When courts rejected the Chamber’s lawsuit, the Chamber became central command for corporate lawyers, coal lobbyists, and Republican political strategists who devised the legal schemes to fight climate regulations. This produced another Chamber lawsuit, to block the Clean Power Plan to reduce carbon pollution from power plants.
Once President Trump took office, the Chamber switched from defense to offense, and began attacking Obama administration rules limiting carbon pollution. The Chamber even funded the phony report the Trump administration used to justify leaving the Paris Accord.
Perhaps worst of all, the Chamber has been fighting science itself.
It proposed putting the evidence of climate change on trial in what its own officials branded “the Scopes monkey trial of the 21st century.” Indeed, the Chamber said the trial “would be evolution versus creationism.”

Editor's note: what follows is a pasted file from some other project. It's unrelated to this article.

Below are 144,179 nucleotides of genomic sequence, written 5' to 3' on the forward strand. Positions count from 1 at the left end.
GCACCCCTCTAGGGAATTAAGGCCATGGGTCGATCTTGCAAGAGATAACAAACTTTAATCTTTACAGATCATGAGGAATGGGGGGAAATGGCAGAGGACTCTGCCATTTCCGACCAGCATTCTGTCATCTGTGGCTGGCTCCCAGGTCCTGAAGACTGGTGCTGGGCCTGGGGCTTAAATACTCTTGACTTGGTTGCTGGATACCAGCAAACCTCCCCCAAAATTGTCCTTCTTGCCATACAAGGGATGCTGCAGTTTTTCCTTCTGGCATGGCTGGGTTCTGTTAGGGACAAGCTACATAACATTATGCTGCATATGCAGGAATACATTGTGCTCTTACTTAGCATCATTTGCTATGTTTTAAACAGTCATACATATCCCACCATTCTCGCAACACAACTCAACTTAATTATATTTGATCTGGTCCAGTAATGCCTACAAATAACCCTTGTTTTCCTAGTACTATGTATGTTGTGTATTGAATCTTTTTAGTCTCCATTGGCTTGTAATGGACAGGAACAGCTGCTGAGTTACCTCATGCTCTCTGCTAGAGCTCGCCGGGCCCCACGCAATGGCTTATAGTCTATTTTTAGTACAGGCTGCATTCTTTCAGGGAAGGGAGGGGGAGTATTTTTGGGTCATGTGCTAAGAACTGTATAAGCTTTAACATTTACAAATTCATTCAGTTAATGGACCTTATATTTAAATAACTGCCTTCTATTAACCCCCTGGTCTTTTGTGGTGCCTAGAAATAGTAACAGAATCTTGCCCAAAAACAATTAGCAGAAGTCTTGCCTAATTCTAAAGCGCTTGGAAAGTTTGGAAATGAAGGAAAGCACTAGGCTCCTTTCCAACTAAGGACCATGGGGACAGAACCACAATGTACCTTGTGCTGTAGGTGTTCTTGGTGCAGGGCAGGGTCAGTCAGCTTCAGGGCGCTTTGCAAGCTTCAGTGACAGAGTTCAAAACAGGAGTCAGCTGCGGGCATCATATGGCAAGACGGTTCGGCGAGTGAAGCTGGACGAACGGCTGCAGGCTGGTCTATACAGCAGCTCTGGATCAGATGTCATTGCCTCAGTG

And of course, the Chamber has been the 800-pound gorilla in elections that every member of Congress and candidate for Congress knows all too well.
Since the 2010 Citizens United decision allowed outside groups to spend unlimited sums on electioneering activities, the Chamber has funneled roughly $150 million into congressional races. This makes the Chamber the largest spender of undisclosed donations or dark money on congressional races.
Cross the Chamber and you risk triggering an ad against you — like the one run against a US Senate candidate in Pennsylvania in 2016 suggesting her climate position was akin to stealing youthful energy from American children.
So what gives? How did the Chamber go from sensible climate realist to hardened climate obstructor?
The answer is pretty simple: fossil fuel money. As Influence Map’s Dylan Tanner told us at our hearing, big trade groups like the Chamber “tend to adopt the lowest common denominator positions on climate of their most oppositional members.” For the Chamber, that lowest common denominator is Big Oil and other fossil fuel giants. Fossil fuel needs the Chamber to defend at all costs what the IMF estimates was a $650 billion subsidy in the U.S. in 2015. So that’s exactly what the Chamber does.
Ok, but what about the rest of the Chamber’s big members?
Big Tech? What about you? After all, you’ve got companies in your ranks who claim to care a lot about climate.